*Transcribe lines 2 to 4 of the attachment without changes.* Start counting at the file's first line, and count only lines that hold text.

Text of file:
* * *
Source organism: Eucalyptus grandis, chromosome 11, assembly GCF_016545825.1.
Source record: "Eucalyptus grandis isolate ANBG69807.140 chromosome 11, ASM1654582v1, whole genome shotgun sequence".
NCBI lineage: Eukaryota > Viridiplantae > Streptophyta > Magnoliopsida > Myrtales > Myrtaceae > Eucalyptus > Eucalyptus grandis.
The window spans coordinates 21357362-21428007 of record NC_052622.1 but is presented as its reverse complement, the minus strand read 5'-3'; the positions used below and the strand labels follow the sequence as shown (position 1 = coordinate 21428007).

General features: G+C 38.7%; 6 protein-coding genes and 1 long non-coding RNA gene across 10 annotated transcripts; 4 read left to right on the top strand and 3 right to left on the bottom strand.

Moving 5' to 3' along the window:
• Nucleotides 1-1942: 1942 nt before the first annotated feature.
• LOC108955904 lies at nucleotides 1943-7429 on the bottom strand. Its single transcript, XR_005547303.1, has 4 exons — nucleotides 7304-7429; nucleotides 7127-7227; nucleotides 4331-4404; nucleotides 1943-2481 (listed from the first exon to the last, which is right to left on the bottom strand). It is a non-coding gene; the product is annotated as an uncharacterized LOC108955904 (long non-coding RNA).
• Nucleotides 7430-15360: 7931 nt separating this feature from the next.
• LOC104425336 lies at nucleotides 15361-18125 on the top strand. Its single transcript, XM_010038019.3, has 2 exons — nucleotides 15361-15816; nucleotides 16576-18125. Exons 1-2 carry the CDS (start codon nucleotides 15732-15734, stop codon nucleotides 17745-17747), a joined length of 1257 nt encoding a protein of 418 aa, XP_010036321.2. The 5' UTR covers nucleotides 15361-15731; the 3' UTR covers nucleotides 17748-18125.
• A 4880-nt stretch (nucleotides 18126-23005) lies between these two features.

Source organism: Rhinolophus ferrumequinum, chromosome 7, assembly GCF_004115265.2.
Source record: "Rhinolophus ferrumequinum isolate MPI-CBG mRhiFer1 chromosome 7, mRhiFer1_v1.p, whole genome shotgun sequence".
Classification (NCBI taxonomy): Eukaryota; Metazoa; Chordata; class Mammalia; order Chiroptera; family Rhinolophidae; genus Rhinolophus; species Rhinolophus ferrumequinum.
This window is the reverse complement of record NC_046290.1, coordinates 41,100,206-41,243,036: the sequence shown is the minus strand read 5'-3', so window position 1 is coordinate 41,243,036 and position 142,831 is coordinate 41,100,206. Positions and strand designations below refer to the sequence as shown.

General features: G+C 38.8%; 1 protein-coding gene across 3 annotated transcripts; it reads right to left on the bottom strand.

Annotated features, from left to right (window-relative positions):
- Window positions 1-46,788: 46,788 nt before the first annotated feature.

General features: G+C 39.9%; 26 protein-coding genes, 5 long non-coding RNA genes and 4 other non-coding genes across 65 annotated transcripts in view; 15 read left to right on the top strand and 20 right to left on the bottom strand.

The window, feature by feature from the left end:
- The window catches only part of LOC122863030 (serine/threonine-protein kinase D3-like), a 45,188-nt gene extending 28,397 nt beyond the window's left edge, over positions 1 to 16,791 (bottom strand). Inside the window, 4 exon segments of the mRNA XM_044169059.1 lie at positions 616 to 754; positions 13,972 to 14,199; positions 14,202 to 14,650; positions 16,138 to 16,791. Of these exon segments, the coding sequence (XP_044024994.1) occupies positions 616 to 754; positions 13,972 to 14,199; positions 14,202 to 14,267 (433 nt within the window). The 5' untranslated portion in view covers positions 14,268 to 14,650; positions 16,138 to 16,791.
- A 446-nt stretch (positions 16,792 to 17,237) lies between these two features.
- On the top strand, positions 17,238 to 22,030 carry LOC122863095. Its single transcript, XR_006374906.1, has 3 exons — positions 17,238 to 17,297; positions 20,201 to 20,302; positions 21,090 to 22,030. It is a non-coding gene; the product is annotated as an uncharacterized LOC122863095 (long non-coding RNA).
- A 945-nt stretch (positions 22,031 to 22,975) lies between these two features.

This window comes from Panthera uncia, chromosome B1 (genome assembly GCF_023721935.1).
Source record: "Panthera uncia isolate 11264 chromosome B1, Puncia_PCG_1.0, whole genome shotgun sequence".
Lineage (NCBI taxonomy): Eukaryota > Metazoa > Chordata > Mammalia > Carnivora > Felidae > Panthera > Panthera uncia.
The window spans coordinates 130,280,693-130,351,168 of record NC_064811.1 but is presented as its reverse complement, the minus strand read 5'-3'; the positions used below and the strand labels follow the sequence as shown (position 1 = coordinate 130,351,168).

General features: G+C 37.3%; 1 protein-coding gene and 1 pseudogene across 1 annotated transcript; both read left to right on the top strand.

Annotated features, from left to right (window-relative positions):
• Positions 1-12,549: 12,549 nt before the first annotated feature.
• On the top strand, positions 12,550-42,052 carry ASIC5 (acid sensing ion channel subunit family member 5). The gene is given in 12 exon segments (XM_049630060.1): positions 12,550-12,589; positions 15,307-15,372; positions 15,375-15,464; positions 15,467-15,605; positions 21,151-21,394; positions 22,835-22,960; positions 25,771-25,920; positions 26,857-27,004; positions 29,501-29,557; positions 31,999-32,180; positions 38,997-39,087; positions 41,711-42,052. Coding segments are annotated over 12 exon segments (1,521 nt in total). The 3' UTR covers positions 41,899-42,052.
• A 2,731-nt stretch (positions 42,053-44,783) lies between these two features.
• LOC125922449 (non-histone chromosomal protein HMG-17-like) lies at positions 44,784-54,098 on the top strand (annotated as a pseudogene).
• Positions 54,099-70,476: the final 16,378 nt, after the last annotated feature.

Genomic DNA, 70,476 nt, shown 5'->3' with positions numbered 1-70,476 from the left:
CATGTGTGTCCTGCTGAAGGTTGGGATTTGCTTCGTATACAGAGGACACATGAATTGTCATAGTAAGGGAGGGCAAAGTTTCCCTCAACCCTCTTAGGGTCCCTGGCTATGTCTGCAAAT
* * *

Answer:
Source record: "Eucalyptus grandis isolate ANBG69807.140 chromosome 11, ASM1654582v1, whole genome shotgun sequence".
NCBI lineage: Eukaryota > Viridiplantae > Streptophyta > Magnoliopsida > Myrtales > Myrtaceae > Eucalyptus > Eucalyptus grandis.
The window spans coordinates 21357362-21428007 of record NC_052622.1 but is presented as its reverse complement, the minus strand read 5'-3'; the positions used below and the strand labels follow the sequence as shown (position 1 = coordinate 21428007).